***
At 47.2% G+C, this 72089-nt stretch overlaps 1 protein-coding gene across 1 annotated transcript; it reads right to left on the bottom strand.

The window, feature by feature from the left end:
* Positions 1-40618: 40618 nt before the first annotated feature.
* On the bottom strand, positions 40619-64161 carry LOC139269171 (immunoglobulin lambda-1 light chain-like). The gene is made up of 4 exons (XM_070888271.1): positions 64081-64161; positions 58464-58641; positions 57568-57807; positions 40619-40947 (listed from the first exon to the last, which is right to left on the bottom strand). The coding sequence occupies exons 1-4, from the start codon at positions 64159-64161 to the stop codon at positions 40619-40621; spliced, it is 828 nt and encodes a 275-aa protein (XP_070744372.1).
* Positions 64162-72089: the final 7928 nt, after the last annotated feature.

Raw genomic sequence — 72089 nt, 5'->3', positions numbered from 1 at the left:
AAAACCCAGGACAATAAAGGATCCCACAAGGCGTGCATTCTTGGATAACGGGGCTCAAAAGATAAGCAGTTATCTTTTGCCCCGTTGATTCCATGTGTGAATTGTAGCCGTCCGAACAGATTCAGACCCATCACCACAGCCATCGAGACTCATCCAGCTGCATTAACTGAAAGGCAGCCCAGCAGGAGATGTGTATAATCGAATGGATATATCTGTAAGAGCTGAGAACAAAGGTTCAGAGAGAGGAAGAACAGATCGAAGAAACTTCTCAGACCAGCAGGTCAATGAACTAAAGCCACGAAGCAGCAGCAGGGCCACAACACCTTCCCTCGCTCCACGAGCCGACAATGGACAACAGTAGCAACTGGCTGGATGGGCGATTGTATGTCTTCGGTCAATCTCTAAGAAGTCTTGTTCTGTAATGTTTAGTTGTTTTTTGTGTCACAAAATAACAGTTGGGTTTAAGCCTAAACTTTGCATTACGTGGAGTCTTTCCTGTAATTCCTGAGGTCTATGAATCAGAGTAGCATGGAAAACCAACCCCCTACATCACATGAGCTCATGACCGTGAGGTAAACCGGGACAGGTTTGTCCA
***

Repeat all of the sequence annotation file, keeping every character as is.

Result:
At 47.2% G+C, this 72089-nt stretch overlaps 1 protein-coding gene across 1 annotated transcript; it reads right to left on the bottom strand.

The window, feature by feature from the left end:
* Positions 1-40618: 40618 nt before the first annotated feature.
* On the bottom strand, positions 40619-64161 carry LOC139269171 (immunoglobulin lambda-1 light chain-like). The gene is made up of 4 exons (XM_070888271.1): positions 64081-64161; positions 58464-58641; positions 57568-57807; positions 40619-40947 (listed from the first exon to the last, which is right to left on the bottom strand). The coding sequence occupies exons 1-4, from the start codon at positions 64159-64161 to the stop codon at positions 40619-40621; spliced, it is 828 nt and encodes a 275-aa protein (XP_070744372.1).
* Positions 64162-72089: the final 7928 nt, after the last annotated feature.

Raw genomic sequence — 72089 nt, 5'->3', positions numbered from 1 at the left:
AAAACCCAGGACAATAAAGGATCCCACAAGGCGTGCATTCTTGGATAACGGGGCTCAAAAGATAAGCAGTTATCTTTTGCCCCGTTGATTCCATGTGTGAATTGTAGCCGTCCGAACAGATTCAGACCCATCACCACAGCCATCGAGACTCATCCAGCTGCATTAACTGAAAGGCAGCCCAGCAGGAGATGTGTATAATCGAATGGATATATCTGTAAGAGCTGAGAACAAAGGTTCAGAGAGAGGAAGAACAGATCGAAGAAACTTCTCAGACCAGCAGGTCAATGAACTAAAGCCACGAAGCAGCAGCAGGGCCACAACACCTTCCCTCGCTCCACGAGCCGACAATGGACAACAGTAGCAACTGGCTGGATGGGCGATTGTATGTCTTCGGTCAATCTCTAAGAAGTCTTGTTCTGTAATGTTTAGTTGTTTTTTGTGTCACAAAATAACAGTTGGGTTTAAGCCTAAACTTTGCATTACGTGGAGTCTTTCCTGTAATTCCTGAGGTCTATGAATCAGAGTAGCATGGAAAACCAACCCCCTACATCACATGAGCTCATGACCGTGAGGTAAACCGGGACAGGTTTGTCCA